Coronaviruses (CoVs) are enveloped single-stranded, positive-strand RNA viruses belonging to the Coronaviridae family, which includes four genera (Alphacoronavirus, Betacoronavirus, Gammacoronavirus, and Deltacoronavirus).. Several viruses of this family constantly and silently circulate or emerge and re-emerge in the human and animal populations causing, in many cases, mild to severe diseases [1–8]. The most recent dramatic example of a novel human coronavirus is the severe acute respiratory syndrome- coronavirus 2 (SARS-CoV–2), detected in the city of Wuhan, China, in December 2019, and that caused the severe pandemic of Coronavirus Disease 2019 (COVID–19) in this Asian country and then worldwide, critically threatening the public health at the global level [9–13].
Several animal species can act as reservoirs of coronaviruses and different mechanisms have been suggested for host cell and cross-species transmission of coronaviruses infections [14–19].
Viral entry, that starts from the receptor recognition, is an essential step determining host range and cross-species infection. Coronaviruses encode a spike (S) glycoprotein, which recognizes and binds to the host receptor on the cell surface . The region of the spike protein that mediates the interaction with the host-cell receptor is called receptor-binding domain (RBD). This domain is constituted by the ectodomain subunit S1 which, in turn, has two main domains: the N-terminal domain (S1-NTD) and the C-terminal domain (S1-CTD; ). The S1-NTDs are usually responsible for binding sugar components of the receptors [22–25] whereas the S1-CTDs are responsible for recognizing protein receptors [26–31]. Subsequently, nearby host proteases cleave the spike glycoprotein, which releases the spike fusion peptide S2. The cleaved S2 peptide allows fusion of viral and cellular membranes facilitating virus entry into the host cell . The infection process has two critical and general issues that should be considered: i) the diversity of the host receptor usage from different coronaviruses and ii) the different level of sequence similarity of the S1 subunit of the spike from different genera, whereas those from the same genus have significant sequence similarity of this subunit .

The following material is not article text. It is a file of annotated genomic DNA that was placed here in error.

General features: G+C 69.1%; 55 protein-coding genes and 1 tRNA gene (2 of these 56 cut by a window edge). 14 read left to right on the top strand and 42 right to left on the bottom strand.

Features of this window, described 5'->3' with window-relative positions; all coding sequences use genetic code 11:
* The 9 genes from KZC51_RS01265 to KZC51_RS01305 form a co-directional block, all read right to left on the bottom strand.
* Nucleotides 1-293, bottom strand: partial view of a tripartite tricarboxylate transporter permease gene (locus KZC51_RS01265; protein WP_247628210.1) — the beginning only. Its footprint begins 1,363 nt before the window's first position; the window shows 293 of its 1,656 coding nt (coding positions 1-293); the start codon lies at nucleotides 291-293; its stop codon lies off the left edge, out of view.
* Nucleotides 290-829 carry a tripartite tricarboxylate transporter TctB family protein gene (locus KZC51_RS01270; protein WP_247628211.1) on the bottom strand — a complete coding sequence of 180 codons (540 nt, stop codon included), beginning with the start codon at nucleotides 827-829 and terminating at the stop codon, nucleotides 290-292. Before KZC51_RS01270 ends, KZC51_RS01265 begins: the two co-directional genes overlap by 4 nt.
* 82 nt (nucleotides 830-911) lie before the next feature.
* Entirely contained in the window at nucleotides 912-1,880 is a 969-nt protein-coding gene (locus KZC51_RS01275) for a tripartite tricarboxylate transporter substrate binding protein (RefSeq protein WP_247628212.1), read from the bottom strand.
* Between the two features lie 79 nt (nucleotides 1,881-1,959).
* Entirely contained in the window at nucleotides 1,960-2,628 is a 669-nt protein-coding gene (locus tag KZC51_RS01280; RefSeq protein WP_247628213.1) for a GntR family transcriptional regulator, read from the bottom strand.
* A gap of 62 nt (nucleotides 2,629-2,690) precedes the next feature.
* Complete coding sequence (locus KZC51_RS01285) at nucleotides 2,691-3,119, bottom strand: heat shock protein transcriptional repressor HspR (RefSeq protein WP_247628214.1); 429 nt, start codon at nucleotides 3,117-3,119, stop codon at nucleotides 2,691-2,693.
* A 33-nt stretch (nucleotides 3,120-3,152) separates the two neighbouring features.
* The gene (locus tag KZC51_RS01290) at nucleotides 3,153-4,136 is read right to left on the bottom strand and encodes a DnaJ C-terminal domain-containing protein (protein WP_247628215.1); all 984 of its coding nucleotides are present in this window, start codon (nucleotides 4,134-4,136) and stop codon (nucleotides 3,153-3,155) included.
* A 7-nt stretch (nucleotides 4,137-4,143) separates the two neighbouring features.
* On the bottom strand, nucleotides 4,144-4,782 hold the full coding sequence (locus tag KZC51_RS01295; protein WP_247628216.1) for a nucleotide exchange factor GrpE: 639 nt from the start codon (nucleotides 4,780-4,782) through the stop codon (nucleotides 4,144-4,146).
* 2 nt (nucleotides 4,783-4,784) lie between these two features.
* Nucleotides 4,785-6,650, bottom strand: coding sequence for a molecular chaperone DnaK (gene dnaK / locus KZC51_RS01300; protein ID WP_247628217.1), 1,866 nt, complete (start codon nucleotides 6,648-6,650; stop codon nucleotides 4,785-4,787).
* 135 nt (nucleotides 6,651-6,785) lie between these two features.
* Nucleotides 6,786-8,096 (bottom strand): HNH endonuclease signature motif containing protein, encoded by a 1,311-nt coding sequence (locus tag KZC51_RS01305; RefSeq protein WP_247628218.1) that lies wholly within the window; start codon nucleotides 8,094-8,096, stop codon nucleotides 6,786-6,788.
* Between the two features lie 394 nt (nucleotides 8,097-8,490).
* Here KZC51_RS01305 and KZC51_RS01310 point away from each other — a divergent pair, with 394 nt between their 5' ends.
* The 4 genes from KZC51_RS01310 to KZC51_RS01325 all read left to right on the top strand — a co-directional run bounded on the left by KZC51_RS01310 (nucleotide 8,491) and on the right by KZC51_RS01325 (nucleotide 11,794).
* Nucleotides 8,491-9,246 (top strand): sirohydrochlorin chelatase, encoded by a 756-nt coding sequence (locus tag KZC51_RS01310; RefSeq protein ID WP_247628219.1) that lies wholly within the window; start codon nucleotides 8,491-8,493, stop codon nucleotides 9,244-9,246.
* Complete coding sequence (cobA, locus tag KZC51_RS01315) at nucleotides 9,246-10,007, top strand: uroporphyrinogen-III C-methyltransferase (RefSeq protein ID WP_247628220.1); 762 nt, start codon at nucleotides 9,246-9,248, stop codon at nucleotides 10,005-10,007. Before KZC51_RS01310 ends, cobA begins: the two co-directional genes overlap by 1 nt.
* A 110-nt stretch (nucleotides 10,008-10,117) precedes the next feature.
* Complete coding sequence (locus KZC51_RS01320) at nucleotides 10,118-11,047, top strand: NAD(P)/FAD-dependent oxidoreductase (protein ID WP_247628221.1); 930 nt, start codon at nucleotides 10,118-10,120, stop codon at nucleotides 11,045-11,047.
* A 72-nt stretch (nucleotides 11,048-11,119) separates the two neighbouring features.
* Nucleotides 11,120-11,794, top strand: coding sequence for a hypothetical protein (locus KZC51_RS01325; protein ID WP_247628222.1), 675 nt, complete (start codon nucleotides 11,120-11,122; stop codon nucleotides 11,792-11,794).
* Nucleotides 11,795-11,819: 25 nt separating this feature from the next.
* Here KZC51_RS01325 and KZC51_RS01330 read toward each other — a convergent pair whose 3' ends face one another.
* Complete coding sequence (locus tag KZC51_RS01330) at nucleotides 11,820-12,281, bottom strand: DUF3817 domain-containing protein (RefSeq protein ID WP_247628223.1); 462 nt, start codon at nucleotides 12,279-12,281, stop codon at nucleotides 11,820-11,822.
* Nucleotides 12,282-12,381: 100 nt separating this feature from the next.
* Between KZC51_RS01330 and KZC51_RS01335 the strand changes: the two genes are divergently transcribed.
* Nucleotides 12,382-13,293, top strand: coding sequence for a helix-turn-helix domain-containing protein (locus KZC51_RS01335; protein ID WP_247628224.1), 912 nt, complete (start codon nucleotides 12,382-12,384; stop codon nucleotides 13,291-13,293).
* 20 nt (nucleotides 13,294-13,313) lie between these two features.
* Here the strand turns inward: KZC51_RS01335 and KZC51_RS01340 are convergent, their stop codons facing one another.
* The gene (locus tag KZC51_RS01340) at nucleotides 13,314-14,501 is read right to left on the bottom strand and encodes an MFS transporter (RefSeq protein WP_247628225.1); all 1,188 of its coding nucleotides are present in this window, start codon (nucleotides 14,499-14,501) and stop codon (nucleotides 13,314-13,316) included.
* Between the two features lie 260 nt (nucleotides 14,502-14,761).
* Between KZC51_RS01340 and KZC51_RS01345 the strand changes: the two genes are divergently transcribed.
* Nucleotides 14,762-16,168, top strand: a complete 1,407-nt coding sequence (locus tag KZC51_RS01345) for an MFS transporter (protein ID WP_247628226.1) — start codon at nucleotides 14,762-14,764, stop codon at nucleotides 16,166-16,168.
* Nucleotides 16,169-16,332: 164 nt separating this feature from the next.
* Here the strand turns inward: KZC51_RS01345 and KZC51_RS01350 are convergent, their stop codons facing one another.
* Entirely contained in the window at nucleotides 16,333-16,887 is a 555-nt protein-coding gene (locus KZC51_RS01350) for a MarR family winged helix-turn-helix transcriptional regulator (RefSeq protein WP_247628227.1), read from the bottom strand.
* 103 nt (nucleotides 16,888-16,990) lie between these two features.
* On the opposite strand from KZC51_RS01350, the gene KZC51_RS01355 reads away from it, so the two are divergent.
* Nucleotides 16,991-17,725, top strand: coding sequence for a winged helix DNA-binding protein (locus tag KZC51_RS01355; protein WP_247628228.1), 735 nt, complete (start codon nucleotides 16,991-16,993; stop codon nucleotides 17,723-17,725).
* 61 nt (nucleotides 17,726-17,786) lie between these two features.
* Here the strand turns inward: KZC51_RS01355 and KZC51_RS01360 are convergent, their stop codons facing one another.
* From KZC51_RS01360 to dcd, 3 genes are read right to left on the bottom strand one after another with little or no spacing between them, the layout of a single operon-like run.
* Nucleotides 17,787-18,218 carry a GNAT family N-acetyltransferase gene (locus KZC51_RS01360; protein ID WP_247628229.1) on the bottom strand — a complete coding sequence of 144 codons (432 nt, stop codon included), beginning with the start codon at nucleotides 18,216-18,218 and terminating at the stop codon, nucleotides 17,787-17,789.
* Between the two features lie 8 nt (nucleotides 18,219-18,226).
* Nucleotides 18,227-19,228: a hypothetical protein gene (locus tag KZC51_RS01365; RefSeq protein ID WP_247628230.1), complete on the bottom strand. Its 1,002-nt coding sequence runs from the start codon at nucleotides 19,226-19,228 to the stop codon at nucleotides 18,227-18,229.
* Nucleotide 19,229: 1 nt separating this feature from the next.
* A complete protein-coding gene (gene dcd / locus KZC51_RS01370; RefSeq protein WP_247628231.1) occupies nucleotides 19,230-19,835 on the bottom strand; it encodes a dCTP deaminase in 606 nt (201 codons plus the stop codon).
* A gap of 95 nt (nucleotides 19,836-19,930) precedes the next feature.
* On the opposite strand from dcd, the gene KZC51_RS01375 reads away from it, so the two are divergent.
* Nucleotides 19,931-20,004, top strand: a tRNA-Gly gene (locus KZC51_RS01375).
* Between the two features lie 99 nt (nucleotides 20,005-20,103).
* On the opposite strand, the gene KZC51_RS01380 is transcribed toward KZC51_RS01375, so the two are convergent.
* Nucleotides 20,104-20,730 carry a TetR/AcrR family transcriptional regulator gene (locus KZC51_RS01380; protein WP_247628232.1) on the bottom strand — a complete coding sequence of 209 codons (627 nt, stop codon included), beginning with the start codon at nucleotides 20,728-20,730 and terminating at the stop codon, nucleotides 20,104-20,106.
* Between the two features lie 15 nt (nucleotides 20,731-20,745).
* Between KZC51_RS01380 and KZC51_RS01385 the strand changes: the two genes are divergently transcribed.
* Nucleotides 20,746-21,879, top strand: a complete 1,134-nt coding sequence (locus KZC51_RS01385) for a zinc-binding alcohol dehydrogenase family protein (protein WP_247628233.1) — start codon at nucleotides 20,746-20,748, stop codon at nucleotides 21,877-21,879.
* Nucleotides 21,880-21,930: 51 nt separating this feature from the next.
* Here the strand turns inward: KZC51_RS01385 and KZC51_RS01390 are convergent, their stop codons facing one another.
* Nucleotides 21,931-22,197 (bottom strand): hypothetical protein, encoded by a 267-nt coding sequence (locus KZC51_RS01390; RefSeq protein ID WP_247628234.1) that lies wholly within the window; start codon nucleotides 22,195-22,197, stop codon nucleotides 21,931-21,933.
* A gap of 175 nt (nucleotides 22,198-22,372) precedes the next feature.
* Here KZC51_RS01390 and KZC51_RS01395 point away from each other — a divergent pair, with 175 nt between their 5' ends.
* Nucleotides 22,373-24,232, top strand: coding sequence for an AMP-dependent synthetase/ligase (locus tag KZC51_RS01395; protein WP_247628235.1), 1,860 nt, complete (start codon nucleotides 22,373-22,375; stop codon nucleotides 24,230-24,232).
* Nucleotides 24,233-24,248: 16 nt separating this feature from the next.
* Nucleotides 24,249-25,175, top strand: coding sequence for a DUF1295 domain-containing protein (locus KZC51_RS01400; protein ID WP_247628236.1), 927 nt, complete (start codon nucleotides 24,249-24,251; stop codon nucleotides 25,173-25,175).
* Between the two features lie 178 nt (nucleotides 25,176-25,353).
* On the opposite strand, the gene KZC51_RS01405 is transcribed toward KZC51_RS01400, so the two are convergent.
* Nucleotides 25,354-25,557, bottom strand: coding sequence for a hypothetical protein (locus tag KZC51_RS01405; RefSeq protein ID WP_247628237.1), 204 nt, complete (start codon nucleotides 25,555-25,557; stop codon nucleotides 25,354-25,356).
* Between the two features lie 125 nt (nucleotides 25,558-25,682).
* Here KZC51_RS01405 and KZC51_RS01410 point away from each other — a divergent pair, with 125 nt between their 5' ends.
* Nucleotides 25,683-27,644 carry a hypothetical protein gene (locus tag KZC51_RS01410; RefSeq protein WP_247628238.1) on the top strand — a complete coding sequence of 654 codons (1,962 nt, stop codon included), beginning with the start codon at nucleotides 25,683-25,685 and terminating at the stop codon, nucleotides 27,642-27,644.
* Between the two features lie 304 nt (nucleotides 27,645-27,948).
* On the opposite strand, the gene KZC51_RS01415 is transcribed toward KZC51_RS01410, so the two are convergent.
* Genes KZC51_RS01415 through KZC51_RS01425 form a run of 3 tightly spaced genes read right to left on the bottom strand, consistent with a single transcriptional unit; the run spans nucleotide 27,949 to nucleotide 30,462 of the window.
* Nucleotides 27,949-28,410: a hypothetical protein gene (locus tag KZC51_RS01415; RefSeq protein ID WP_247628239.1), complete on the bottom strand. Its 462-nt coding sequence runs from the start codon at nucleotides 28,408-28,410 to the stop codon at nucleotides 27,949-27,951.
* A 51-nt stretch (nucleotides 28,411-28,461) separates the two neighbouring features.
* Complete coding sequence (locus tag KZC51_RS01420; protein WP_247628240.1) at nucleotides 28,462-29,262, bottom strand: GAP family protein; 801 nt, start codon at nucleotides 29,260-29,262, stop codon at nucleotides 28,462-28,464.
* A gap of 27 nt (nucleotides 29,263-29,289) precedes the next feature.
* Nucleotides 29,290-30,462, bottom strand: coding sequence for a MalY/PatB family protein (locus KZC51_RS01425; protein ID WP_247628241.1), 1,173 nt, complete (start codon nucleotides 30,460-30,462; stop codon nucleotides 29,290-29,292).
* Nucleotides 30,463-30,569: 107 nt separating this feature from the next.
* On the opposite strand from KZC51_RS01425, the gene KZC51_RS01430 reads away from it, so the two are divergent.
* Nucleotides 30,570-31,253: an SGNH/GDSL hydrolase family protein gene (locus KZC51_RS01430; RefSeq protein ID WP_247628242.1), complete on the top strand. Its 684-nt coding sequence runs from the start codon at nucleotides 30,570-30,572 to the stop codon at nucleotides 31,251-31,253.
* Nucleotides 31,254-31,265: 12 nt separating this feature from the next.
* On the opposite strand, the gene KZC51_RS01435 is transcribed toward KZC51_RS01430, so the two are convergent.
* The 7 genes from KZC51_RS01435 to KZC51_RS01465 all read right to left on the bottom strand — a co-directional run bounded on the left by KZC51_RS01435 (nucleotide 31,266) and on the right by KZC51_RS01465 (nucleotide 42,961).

A few host receptors, that could be specific or less specific for different coronavirus groups, have been identified: i) angiotensin-converting enzyme 2 (ACE2) is specific for the alphacoronavirus HcoV-NL63 and the betacoronaviruses SARS-CoV and SARS-CoV–2 [32–36], ii) aminopeptidase N (APN or ANPEP), described to be the receptor of the human coronavirus NL63 (HcoV-NL63) and other alphacoronaviruses, like the porcine epidemic diarrhea virus or PEDV, the porcine respiratory coronavirus or PRCV and the transmissible gastroenteritis virus or TGEV [25, 37–38] and iii) dipeptidyl peptidase–4 (DPP4), the receptor of the SARS-CoV and other betacoronaviruses, such as Middle-East respiratory syndrome coronavirus (MERS-CoV) and Tylonycteris bat coronavirus HKU4 or Bat-CoV HKU4 [39–40]. All these coronavirus receptors also play their own additional physiological functions in the host other than their role in the viral surface recognition step. The most studied host protease for S protein priming is the transmembrane serine protease 2 (TMPRSS2) which is mainly involved in SARS-CoV and SARS-CoV–2 infections [36, 41–43].